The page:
LONDON (Reuters) - Bank of England Governor Mark Carney said a pursuit of the “low road” of protectionism would cost jobs and growth and there were tentative signs that a rise in trade barriers might be weighing on the world economy, Bloomberg said on Monday.
“We can choose between a low road of protectionism focused on bilateral goods-trade balances and a high road of liberalisation of global trade in services,” he said in an interview conducted last month.
“The low road will cost jobs, growth, and stability. The high road can support a more inclusive and resilient globalisation.”
Asked about the increase in U.S. trade tariffs under President Donald Trump, Carney said the impact of actions taken as of June were likely to be small.
“However, a larger increase in tariffs would have a substantial impact” and there would also be indirect effects on the economy via business confidence and overall financial conditions, he said.
Carney said global interest rates might eventually return to their pre-financial crisis averages, which in Britain was around 5 percent - 10 times their current level - “but a lot of things have to go right in order for that to be the case.”
The Bank of England’s top policymakers are due to publish a first estimate this week of the so-called equilibrium level of interest rates that will keep inflation and growth rates stable when the economy is running at full capacity.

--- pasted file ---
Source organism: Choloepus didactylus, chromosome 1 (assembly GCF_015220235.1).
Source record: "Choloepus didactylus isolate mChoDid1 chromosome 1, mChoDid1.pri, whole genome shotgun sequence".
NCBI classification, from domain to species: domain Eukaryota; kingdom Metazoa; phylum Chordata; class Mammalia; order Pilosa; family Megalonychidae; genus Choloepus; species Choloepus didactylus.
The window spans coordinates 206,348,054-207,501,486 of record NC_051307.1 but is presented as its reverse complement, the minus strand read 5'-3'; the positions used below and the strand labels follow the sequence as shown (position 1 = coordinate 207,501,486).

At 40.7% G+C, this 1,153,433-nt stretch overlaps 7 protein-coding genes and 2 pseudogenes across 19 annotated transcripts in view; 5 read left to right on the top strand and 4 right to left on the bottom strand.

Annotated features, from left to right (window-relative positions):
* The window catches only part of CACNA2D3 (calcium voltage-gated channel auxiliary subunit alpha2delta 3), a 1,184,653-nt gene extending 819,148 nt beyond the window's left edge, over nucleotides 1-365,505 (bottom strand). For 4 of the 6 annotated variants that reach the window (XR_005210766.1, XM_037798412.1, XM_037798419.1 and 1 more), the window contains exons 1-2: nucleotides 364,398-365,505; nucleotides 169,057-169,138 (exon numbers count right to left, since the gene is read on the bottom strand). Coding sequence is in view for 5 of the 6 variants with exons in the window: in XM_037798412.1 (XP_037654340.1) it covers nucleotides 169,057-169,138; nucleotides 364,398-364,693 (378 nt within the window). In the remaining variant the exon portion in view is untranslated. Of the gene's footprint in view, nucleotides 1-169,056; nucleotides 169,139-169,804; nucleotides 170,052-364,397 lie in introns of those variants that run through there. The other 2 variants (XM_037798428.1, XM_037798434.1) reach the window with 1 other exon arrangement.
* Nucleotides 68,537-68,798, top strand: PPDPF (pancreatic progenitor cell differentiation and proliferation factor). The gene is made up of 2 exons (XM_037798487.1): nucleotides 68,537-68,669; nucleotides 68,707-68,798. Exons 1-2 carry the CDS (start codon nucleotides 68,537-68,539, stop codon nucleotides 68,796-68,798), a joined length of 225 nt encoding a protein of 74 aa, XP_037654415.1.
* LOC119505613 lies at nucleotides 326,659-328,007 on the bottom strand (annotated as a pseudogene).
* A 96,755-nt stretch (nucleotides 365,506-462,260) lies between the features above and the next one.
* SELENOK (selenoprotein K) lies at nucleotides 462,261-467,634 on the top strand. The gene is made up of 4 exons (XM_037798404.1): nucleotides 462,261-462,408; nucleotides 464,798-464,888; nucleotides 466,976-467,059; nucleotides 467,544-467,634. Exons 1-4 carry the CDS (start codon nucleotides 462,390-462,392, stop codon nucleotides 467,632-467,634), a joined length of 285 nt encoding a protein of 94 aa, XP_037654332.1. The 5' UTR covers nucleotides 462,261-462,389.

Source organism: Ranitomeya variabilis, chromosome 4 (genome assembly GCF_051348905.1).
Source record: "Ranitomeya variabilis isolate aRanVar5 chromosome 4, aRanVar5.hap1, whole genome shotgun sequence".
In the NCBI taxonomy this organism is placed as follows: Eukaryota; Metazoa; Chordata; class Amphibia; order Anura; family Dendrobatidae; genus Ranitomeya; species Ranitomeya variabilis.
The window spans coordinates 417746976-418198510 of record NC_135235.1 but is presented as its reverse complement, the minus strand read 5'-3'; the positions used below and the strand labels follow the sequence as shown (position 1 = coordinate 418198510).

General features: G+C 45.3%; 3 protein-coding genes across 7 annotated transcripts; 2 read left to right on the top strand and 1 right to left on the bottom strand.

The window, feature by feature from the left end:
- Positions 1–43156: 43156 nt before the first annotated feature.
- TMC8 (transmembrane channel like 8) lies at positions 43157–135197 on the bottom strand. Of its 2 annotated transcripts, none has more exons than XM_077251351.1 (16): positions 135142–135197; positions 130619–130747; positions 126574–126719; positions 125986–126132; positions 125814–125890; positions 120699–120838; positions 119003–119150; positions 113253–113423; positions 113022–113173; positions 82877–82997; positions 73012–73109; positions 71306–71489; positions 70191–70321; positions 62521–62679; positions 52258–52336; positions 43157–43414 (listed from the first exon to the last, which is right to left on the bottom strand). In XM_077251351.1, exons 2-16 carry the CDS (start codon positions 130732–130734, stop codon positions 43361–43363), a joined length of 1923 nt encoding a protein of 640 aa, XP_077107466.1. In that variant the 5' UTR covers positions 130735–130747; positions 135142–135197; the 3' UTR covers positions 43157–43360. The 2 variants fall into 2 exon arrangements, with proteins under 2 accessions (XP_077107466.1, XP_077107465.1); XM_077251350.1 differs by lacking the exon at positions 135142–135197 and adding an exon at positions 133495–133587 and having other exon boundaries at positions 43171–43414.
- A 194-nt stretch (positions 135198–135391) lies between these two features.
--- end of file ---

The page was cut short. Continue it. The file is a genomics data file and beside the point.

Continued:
Carney told Bloomberg it was “more likely than not” that the equilibrium rate had begun to rise.
“But any given jurisdiction has to take into account its own domestic forces, whether there are headwinds from fiscal policy, headwinds from uncertainty, headwinds from trade discussions or other factors,” he said.
Carney said banks might face a “disorderly Brexit stress test” in March next year if London and Brussels fail to strike a deal over their future relationship in time for Britain’s departure from the European Union.
He also said EU countries were unlikely to replicate London’s global standing as a financial centre.
“In some circles in Europe there is a greater predisposition to ring-fence financial activities,” he said. “That could lead to a very large but effectively local financial centre in Europe, as opposed to a global financial centre, which I believe London will continue to be.”
Reporting by William Schomberg; editing by Alistair Smout and Kate Holton